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Inner peace

Peace cannot simply be an avoidance of conflict. It has to be deeply rooted in our hearts to become our common vocation, destroying all fear, seeking dialogue toward genuine peace.

We have just stepped into a new year. Many of us, following tradition, have exchanged good wishes and expressed our best hopes for 2016. If I may guess, on top of our wish list is peace ad extra and ad intra, in the world and within our hearts. The increasing wave of violence around us, fuelled by fundamentalism and intolerance, has not only decimated many lives but it has also paralyzed many hearts, creating a deep sense of insecurity and mistrust leading to misjudgment and further isolation. This fear can bring us to a greater violence unless we sincerely seek and work for peace.

Fear and peace cannot coexist. In fear, we erect walls and barriers to protect ourselves, isolating us further from the plight of those who seek a new opportunity, a new chance, a new beacon of dignity, justice and peace. Fear often gives way to violence. It is violent to push back those fleeing from inhumane conditions. It is violent to exclude children and elderly from society. It is violent to ignore the plight of the homeless. It is violent to indulge in a superfluous way of living while denying what one lacks to survive and to live with dignity. We certainly cannot allow our fears to push us to this kind of violence and to further push us into our selfishness and indifference while ignoring the sufferings of others.

Metro Manila is believed to be the city with the highest rate of homelessness in the world. According to the list of “25 Cities With Extremely High Homeless Populations” posted by, 1.2 million children live on the streets throughout the Philippines. The UNCHR estimates that there are 100 million homeless people all over the world. To these numbers, we need to add those who have been forced to homelessness by natural calamities and violence. The streets have become the main environment not only for children but also for many who are perceived to be a burden to society – the elderly, the sick, the poor, etc.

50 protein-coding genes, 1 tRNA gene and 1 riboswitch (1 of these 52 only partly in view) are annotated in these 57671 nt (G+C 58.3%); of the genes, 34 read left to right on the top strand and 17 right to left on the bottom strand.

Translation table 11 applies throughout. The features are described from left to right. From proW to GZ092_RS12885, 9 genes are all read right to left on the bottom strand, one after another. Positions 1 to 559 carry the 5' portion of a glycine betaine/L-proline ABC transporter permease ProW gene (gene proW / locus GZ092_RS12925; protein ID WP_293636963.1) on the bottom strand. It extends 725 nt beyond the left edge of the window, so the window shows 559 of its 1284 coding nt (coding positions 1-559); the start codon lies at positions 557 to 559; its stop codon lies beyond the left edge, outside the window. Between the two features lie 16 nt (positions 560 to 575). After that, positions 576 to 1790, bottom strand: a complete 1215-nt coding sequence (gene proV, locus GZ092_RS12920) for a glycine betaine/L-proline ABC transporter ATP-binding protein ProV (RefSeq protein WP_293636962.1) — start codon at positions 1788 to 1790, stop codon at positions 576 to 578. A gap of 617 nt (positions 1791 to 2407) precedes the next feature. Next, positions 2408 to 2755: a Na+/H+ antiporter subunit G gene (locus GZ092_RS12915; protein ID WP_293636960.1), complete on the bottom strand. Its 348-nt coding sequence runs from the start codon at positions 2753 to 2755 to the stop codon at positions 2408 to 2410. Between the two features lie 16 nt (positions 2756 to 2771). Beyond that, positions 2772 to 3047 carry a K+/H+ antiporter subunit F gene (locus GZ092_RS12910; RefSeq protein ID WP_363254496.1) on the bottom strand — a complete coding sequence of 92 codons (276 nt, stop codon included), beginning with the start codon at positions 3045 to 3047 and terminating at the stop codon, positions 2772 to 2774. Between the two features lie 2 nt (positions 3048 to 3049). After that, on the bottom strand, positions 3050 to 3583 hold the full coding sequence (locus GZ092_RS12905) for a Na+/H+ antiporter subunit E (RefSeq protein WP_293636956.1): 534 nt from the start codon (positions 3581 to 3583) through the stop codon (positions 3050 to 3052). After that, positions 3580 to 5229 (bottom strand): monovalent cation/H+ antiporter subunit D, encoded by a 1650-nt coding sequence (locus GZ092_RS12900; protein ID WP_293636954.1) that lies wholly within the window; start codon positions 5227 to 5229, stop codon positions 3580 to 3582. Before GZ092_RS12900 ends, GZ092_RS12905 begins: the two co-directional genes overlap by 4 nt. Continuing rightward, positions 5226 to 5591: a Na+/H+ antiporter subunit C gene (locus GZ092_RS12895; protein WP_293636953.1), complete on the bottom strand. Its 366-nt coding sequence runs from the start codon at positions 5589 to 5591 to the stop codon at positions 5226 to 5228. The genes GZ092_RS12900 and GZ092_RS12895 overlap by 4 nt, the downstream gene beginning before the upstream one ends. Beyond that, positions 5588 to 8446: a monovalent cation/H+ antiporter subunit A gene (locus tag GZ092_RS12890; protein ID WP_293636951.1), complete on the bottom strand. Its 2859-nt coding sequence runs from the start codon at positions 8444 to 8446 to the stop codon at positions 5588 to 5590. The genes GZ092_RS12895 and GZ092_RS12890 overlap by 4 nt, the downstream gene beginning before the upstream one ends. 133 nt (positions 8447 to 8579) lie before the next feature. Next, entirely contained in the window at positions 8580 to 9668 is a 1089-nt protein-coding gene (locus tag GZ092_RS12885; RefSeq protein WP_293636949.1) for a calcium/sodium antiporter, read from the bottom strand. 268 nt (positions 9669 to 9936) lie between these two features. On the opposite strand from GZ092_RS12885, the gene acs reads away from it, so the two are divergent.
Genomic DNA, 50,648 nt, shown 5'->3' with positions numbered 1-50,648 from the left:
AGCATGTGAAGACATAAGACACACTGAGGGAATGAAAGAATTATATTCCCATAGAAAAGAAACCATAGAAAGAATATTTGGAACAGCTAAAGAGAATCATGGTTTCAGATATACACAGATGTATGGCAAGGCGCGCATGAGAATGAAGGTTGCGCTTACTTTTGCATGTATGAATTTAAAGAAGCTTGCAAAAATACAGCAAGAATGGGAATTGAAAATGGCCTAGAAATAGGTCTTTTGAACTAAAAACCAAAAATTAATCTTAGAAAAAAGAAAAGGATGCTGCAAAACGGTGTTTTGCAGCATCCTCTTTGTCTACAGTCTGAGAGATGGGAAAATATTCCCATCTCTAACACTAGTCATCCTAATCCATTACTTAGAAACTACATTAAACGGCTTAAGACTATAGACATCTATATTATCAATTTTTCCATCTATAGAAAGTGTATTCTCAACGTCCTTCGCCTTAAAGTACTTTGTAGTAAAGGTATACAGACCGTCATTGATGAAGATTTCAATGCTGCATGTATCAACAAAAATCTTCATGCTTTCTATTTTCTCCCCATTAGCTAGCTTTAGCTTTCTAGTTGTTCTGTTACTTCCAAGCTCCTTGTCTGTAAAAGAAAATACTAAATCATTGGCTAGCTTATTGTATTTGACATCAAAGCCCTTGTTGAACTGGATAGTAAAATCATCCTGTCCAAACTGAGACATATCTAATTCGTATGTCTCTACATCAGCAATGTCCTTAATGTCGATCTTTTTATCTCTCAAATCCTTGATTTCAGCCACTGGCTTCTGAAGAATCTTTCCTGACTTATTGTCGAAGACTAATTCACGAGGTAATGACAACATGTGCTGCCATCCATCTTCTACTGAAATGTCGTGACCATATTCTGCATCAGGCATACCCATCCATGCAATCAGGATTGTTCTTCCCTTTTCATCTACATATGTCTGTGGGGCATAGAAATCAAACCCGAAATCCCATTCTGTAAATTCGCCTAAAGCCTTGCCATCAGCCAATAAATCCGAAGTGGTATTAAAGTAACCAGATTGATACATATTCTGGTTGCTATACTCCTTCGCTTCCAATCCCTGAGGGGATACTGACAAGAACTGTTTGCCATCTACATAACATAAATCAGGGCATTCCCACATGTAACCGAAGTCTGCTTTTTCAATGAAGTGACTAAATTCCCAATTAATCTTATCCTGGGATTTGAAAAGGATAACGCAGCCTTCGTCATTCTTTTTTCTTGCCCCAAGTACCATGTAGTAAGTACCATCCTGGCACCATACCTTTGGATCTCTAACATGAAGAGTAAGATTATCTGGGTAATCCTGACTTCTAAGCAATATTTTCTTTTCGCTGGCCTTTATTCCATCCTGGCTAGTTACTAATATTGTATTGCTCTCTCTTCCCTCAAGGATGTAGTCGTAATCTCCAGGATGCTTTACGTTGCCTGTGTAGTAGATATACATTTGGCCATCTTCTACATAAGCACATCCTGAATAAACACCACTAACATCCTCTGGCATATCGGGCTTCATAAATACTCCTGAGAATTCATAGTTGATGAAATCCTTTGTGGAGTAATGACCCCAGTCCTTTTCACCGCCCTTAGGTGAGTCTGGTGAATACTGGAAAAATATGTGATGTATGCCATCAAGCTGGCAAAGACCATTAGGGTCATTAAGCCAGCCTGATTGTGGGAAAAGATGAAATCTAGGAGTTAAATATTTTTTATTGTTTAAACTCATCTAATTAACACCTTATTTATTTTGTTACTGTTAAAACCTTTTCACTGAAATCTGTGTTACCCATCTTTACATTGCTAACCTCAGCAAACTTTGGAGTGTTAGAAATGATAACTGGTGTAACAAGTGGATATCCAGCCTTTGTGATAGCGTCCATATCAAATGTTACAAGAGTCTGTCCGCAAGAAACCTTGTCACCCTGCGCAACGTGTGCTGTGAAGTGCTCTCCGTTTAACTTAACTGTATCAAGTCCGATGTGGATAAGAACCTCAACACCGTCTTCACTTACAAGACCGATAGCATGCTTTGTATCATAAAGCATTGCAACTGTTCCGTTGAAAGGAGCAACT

Only genuine peace can help us overcome our prejudices, indifference and, therefore, all these forms of dissimulated violence which we perpetuate in our daily living. We need to rediscover our vocation to peace, live it and propel that peace with courage. Whatever our religion is, it can never be invoked to infringe violence. Authentic religion has to always be a source of peace. And no one can invoke God to justify violence.

The title of Pope Francis’ message for the World Day of Peace is “Overcome Indifference and Win Peace.” This peace cannot simply be an avoidance of conflict. It has to be deeply rooted in our hearts to become our common vocation, destroying all fear, seeking dialogue and collaboration as a means to build a genuine and sustainable peace where the excluded of society may have their dignified place; where the homeless may not only find a shelter but a place they can call home. In this perspective, conflicts will not make us rush to build walls but to understand our differences, heal our wounds and seek to build together a new humanity where peace is desired, felt and lived within our hearts. Consequently, it will flourish; it has to! I still believe in peace. I still pray for peace. I still work for peace. Do you?

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